Tuesday, 24 November 2009

Are you your brain?

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Our cover story this issue sees the great British polymath Raymond Tallis rail against the reductionist way in which neuroscience is viewed as the key to understanding human behaviour. One of his specific targets is the notoin of the 'social brian' that is underpinning research into social policy. Matt Grist, who runs the 'social brain' programme at the Royal Society for the Arts in London, has now answered back.

What do you think? Comment below.


Charles said...

the philosopher karl pilkington already answered this question:

silvertiger said...

That "social brian": was he the one that wasn't the Messiah, just a very naughty boy?

I'm happy to be my brain. As I get older the rest of me seems to be failing by the minute...

Phunicular said...

Tallis says: "Consider something as elementary as seeing something in front of you. While it is easy to understand how the brain, understood as a material object, would respond with nerve impulses to light falling upon it, it is not possible to explain how those nerve impulses then become a representation of the source of that light; how the effects of light in the brain reach back in a counter-causal way to the object from which the light originated."
[My emphasis]

Tallis seems to have some deeply confused ideas about physical processes.

Tallis says: "The brain, as understood by neuroscience, is a piece of matter tingling with electrochemical activity. There is nothing in this activity that would make the stand-alone brain capable of making the material objects around it have an appearance to it or able to have the sense of itself as the subject to whom these objects appear."

Just like there is nothing in chemistry that can explain the epidemiology of viruses. And there is nothing in the geometry of doped regions of silicon that can explain the playing of a youtube clip. Our understanding of complex systems has to be built in layers. We don't have the brain power to understand every process simultaneously at every level of abstraction.

The "electrochemical activity" that Tallis refers to is indeed too low a level to understand "sense", "itself", "subject" etc. But this is a strawman argument. Neuroscience proceeds at multiple levels. Nobody working in the field is expecting a full understanding of the human condition expressed in the migration of individual ions.

Barry said...

Mr. Tallis states that we are not our brains, yet fails to follow this up with any argument or evidence, leaving one to wonder what Mr. Tallis then thinks we are? If our minds are not the result of biological processes in our brains, does Mr. Tallis believe there is some non-physical aspect to our consciousness? Something separate from our physical bodies? This reeks of religiosity and has no basis in science.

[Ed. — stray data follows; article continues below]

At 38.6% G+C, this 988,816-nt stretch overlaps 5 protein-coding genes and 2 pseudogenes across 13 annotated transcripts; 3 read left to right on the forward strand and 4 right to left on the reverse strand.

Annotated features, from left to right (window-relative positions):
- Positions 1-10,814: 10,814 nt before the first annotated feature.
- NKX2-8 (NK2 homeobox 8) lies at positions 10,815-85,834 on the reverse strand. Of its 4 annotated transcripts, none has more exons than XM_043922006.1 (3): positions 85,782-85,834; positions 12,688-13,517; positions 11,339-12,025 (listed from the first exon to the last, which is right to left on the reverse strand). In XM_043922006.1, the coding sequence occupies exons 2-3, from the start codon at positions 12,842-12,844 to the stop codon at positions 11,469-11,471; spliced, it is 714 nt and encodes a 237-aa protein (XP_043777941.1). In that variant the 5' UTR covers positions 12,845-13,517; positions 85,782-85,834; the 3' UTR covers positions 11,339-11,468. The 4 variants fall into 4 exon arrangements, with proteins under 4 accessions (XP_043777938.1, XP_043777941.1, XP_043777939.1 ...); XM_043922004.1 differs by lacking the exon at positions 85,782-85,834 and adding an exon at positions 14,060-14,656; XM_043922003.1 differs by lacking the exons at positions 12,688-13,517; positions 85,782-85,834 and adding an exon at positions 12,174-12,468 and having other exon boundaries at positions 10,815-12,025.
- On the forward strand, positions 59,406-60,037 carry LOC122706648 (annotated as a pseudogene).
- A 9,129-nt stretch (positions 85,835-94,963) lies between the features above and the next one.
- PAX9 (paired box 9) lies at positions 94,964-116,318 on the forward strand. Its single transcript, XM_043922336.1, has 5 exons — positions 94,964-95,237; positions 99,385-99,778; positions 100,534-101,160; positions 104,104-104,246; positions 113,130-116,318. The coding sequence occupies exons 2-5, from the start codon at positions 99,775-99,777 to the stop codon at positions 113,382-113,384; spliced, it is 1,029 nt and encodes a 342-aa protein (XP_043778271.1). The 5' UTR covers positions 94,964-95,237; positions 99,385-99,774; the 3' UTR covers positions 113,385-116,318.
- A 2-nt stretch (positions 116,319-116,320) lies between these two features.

Mr. Tallis also dismisses Benjamin Libet's groundbreaking research about the power of the subconscious mind as "ludicrously over-interpreted", failing tyo acknowledge the mountains of research data generated since Libet's first experiments in the 1980's that point to the exact same conclusion - that the subconscious part of our mind, so vastly more potent and capable than the thin veneer of consciousness claiming to call the shots, is really responsible for the majority of our decision-making processes. This case is made eloquently and backed by incredible amounts of research in Ap Dijksterhuis's 2007 book 'Het Slimme Onderbewuste', which is unfortunately still awaiting an English translation.

Mr. Tallis does a lot of whinging in his piece, but fails to provide a single viable counterpoint. Instead he complains ceaselessly about what things are not, in his opinion, and neglects to state what he then believes things are.

joseph said...

"When neuroscientists started mapping how the brain works, they expected to find the relatively newly evolved neo-cortex (seat of controlled and goal-oriented behaviour, amongst other things) responsible for most of what we do. In fact, they discovered that much of our behaviour is mediated through automatic brain functions"

Freud would be amused by all of this wouldn't he?

Srlsly, wtf?

Scott A. Morris said...

The gist of much of the current neuro-work is that correlating activity in the brain immediately leads to causality. This is fallacious in two ways: